Edité par: CHBS
Date de publication: 10/2014
In this volume about Girl Guiding and the First World War, the American historian Tammy Proctor focuses on showing how much the world war has been useful to the Guide movement while at the same time it was still very much in development and expansion. The war allowed the movement to prove its social usefulness through war service and to establish its reputation. Vastly remodeled and restructured over the same period in the United Kingdom, Guiding was able to consolidate at the international level and definitely take its place in the world of women's organisations at the end of the war. Simultaneously, it spread the new feminine model of "citizen-mother" attached to peaceful internationalism. The Guides took part in the post-war reconstruction of the nation.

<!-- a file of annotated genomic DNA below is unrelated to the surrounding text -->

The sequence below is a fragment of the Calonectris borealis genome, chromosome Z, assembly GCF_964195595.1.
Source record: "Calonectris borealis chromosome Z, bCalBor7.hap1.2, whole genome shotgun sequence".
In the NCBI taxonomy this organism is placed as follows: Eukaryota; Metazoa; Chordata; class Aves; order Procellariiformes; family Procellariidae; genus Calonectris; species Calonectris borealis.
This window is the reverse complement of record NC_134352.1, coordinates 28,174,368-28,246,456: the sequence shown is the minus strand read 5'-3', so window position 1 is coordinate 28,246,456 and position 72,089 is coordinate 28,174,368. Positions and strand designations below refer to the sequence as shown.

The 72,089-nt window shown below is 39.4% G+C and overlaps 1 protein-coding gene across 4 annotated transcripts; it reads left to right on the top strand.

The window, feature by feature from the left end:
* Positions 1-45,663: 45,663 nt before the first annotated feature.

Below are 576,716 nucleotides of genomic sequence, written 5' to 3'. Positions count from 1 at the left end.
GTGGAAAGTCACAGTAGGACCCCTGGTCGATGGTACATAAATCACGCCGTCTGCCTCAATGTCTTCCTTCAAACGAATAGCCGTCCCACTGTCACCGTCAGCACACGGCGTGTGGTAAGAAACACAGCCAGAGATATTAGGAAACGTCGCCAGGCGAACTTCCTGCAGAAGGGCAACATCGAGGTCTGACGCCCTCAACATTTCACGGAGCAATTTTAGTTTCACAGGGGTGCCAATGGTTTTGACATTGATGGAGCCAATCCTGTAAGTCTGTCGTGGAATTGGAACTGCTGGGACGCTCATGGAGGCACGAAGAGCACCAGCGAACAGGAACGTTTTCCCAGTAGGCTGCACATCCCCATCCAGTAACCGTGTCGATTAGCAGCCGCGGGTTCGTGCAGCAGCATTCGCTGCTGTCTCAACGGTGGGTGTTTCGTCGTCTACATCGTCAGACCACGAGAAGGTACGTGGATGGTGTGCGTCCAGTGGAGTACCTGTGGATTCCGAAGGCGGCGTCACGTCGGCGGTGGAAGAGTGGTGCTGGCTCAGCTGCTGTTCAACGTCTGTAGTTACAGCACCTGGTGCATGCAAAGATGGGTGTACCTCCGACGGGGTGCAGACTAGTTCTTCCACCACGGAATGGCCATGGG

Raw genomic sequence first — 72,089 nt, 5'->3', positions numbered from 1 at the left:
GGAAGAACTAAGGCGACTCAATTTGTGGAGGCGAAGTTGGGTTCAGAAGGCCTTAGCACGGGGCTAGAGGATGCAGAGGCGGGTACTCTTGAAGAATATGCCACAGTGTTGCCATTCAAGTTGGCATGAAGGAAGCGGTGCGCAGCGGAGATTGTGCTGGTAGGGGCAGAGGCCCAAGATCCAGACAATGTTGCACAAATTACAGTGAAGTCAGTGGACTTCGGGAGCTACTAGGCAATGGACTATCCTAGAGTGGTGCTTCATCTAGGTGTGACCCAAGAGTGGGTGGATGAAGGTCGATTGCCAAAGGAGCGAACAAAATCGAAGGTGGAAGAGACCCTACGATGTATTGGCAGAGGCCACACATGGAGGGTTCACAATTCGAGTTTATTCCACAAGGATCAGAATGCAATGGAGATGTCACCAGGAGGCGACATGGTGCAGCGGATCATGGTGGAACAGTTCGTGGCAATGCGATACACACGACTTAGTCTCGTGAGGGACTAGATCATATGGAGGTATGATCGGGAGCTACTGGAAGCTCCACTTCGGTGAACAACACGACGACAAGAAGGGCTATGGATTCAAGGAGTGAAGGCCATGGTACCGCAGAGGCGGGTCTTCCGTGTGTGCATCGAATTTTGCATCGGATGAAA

In Belgium, Guiding is set up during the German occupation of Brussels and much of the country. Sophie Wittemans shows how Belgian Guiding emerges "thanks to" the occupation, as a useful charity, fully incorporated in the often hard and sometimes tragic circumstances of the German occupation. When the war was over, Belgian Guiding was able, despite the hardships and even drawing a part of its strength and international reputation from them, to resolutely join the ranks of the international guiding organisation.